Channel M finally takes to the air in B.C.

Vancouver: The much-debated and delayed Channel M, Vancouver's first over-the-air multicultural station, finally went live at 7 p.m. local time June 27, though its final home on the dial is still undecided.

Vancouver: The much-debated and delayed Channel M, Vancouver’s first over-the-air multicultural station, finally went live at 7 p.m. local time June 27, though its final home on the dial is still undecided.

‘The channel allocation process is taking longer than anticipated,’ says Art Reitmayer, president and CEO of Channel M, which was approved Feb. 15 last year and withstood an appeal that stalled development for three months. ‘However, rather than delay our launch, everyone at Channel M is excited about going to air… to fulfill our commitment to the community, our advertisers and the CRTC,’ says Reitmayer.

The station, which will broadcast in 22 languages, including Cantonese and Punjabi, launched on National Multiculturalism Day on channel 8 in the Lower Mainland and channel 10 in Victoria and Nanaimo. The new signal bumps CTV Newsnet in Vancouver and a TV listings channel in Victoria.

Reitmayer says the station’s goal is for a single channel for the Lower Mainland and Vancouver Island markets, but won’t disclose which channel he has proposed. The CRTC’s determination could come at anytime, he says, with up to 60 days after that to make the channel switch, if required.

Also known as Multivision Television, Channel M has cost $17 million to launch in terms of capital investment: the building at 88 East Pender in Chinatown, the improvements and the equipment. Marketing the launch will cost $500,000 through an advertising campaign. And the local owners – Vancouver entrepreneurs Joe Segal, Robert Lee, Geoffrey Lau, James Ho, Douglas Holtby and Reitmayer, who together are Multivan Broadcast Limited Partnership – have promised the CRTC to spend $54 million over the term of the seven-year licence. Break-even is projected for year three.

The novel summer launch, as compared to the more traditional fall launch, allows the station to gain public profile at summer festivals and events and gives it some track record for advertisers planning fall campaigns, says Reitmayer.

With its transmitter on Mt. Seymour, Channel M will broadcast to an overall audience of three million.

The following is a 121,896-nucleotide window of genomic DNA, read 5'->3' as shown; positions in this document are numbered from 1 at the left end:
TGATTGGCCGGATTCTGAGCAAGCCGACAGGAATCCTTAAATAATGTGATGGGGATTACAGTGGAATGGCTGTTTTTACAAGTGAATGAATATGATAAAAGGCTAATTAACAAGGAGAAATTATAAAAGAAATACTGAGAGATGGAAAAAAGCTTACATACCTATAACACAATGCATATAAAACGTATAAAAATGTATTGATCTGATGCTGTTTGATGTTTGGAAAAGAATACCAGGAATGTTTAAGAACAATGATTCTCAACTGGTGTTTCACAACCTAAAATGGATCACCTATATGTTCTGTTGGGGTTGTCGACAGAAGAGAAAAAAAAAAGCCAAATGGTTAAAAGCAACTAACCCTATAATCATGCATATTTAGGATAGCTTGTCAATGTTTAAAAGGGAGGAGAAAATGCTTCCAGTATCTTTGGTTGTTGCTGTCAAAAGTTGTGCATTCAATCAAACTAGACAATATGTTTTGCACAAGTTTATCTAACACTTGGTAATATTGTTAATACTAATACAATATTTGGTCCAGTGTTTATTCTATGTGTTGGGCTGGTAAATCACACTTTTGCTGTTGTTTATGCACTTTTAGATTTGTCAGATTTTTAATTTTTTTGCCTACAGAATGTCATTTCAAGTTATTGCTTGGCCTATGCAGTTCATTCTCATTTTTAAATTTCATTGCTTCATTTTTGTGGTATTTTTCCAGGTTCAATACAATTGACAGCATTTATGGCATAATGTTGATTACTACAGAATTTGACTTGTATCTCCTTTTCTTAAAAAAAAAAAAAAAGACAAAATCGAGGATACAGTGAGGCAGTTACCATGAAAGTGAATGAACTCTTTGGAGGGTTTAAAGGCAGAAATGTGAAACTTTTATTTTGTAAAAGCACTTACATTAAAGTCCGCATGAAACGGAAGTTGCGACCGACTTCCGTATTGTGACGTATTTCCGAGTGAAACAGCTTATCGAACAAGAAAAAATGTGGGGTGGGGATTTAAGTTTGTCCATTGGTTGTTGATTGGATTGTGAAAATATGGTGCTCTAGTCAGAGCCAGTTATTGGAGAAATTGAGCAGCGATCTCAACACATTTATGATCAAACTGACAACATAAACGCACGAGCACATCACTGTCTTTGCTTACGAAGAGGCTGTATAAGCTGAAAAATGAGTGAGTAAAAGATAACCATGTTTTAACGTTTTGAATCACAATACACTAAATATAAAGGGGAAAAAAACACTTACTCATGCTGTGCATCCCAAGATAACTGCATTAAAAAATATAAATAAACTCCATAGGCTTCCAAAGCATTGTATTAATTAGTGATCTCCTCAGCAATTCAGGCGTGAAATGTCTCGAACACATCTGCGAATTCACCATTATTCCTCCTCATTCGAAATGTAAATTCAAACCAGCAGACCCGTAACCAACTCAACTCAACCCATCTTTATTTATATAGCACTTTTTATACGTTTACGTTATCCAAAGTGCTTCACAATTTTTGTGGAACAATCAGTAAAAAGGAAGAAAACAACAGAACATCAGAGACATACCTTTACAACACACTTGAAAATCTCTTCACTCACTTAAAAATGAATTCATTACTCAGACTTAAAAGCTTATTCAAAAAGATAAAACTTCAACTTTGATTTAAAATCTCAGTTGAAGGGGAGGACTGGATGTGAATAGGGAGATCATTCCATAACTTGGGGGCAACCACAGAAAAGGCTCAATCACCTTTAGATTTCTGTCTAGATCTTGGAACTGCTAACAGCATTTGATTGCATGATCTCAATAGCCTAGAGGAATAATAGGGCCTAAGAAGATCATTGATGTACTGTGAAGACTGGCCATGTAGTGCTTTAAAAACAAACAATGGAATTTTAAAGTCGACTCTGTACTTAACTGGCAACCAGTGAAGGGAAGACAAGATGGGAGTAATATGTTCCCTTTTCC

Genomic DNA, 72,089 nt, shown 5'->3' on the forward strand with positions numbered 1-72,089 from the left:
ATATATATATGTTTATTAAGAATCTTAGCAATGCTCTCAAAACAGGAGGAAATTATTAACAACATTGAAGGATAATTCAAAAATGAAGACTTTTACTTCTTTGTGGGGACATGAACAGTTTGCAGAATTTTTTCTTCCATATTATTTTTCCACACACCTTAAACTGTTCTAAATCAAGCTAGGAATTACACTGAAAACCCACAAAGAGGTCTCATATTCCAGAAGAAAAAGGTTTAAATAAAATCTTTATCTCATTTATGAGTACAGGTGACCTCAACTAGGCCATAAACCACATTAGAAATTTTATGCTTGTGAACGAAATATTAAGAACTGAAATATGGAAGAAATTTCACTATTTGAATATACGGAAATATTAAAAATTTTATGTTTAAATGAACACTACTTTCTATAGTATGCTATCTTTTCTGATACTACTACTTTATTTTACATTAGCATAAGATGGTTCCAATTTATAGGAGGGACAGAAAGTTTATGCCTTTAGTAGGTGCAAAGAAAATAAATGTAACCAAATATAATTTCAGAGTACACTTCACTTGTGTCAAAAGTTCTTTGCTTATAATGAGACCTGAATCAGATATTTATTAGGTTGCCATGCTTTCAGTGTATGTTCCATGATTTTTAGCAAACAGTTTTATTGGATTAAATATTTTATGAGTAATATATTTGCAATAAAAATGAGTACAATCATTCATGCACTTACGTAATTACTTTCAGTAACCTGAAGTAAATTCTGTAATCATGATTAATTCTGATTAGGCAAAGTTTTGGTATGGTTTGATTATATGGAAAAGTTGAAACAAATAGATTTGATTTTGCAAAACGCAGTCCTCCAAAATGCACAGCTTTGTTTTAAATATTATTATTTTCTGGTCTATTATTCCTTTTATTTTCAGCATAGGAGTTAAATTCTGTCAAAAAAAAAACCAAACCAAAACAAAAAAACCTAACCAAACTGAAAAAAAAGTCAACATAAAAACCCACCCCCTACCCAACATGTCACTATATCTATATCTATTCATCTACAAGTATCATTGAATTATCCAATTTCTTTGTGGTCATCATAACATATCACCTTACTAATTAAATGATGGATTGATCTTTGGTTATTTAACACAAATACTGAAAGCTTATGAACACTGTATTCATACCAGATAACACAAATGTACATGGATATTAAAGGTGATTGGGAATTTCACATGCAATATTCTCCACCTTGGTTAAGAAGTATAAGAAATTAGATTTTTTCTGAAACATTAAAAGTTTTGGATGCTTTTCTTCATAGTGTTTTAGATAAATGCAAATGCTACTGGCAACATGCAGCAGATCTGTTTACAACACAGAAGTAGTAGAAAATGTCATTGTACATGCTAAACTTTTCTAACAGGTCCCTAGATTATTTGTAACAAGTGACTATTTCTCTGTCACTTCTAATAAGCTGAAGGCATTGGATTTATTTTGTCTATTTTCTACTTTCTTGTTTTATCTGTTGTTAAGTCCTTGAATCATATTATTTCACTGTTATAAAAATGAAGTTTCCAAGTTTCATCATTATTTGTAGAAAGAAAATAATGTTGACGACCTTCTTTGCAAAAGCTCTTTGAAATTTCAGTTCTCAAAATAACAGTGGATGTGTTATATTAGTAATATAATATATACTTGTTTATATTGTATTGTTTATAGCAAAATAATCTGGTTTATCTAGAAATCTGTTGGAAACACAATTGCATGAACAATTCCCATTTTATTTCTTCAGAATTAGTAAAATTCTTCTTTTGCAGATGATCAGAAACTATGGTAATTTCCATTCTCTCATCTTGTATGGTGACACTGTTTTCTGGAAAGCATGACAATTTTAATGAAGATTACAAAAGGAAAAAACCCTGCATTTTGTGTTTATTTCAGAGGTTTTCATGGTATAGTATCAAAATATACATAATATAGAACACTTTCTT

While 50% of the summer schedule is in English – required, says the broadcaster, to subsidize low ad revenues from the ethnic communities – most of the 51.5 hours of weekly local programming (eventually increasing to 54.5 hours per week) is local news in Cantonese, Mandarin, Punjabi, Korean and Tagalog.

Meanwhile, Channel M and CTV British Columbia have announced an arrangement to share television news footage and explore cross-promotional opportunities. Channel M will access local, national and international news feeds from CTV BC and, in return, CTV BC will be able to use Channel M’s coverage of local events and ethnic communities.

‘This arrangement positions both TV stations to better reflect the diversity of our audience and advertisers,’ says Jim Rusnak, VP and GM of CTV BC.

Channel M’s 65-episode, half-hour morning shows Living Yoga with Padma and Tai Chi – Mind and Body, produced in-house in May and June, have both sold to toronto|one.

Other in-house programming includes Cafe M, a half-hour English-language cooking show with host Dennis Simpson. The half-hour German Today is produced by local German personality Bernadette Berry and presents the people, places and events that shape the German-Canadian experience. One-hour World Beats is produced and cohosted by Cal Koat and explores world music as an international ‘language.’

Channel M, meanwhile, has dedicated $4.5 million to independent production and $800,000 to script and concept development over the term of its licence.

Imported Toronto-based programs include Macedonian Heritage Hour (Bill Yancoff, producer), Ukrainian magazine Kontakt (Uri Klufaf, producer), Romanian program Noi Romanii (Raul Dudnic, producer) and English-language Planet Africa (Silvertrust Communications).

Versioned shows (programs that are translated from English such as Beastmaster in Spanish and Total Recall 2070 in Portuguese) are being acquired from suppliers such as Rogers Broadcasting, South Asian broadcaster ATN and broadcaster Telelatino. English-language standards like Wheel of Fortune and The Late Show with David Letterman will run in primetime simulcast.

Channel M operations take up 25,000 square feet of the 37,000-square-foot building. Ninety people make up the employment roster, with Reitmayer saying additional hiring will happen on an as-needed basis.